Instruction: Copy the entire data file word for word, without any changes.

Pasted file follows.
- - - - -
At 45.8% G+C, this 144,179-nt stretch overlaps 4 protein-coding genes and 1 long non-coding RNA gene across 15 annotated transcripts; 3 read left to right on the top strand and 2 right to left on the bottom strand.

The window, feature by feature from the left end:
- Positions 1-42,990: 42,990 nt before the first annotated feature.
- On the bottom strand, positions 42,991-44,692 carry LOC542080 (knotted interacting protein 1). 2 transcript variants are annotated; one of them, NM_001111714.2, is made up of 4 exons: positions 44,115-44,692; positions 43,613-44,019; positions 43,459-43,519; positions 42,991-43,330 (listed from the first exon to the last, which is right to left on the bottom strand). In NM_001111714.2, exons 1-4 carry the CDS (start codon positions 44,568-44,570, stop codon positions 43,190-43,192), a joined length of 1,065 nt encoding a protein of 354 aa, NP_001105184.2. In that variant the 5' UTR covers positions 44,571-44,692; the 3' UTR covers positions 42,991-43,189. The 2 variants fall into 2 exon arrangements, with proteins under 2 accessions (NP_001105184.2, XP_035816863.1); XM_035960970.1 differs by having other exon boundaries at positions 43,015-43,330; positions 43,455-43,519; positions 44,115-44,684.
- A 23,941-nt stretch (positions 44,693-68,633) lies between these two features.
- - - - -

At 45.8% G+C, this 144,179-nt stretch overlaps 4 protein-coding genes and 1 long non-coding RNA gene across 15 annotated transcripts; 3 read left to right on the top strand and 2 right to left on the bottom strand.

The window, feature by feature from the left end:
- Positions 1-42,990: 42,990 nt before the first annotated feature.
- On the bottom strand, positions 42,991-44,692 carry LOC542080 (knotted interacting protein 1). 2 transcript variants are annotated; one of them, NM_001111714.2, is made up of 4 exons: positions 44,115-44,692; positions 43,613-44,019; positions 43,459-43,519; positions 42,991-43,330 (listed from the first exon to the last, which is right to left on the bottom strand). In NM_001111714.2, exons 1-4 carry the CDS (start codon positions 44,568-44,570, stop codon positions 43,190-43,192), a joined length of 1,065 nt encoding a protein of 354 aa, NP_001105184.2. In that variant the 5' UTR covers positions 44,571-44,692; the 3' UTR covers positions 42,991-43,189. The 2 variants fall into 2 exon arrangements, with proteins under 2 accessions (NP_001105184.2, XP_035816863.1); XM_035960970.1 differs by having other exon boundaries at positions 43,015-43,330; positions 43,455-43,519; positions 44,115-44,684.
- A 23,941-nt stretch (positions 44,693-68,633) lies between these two features.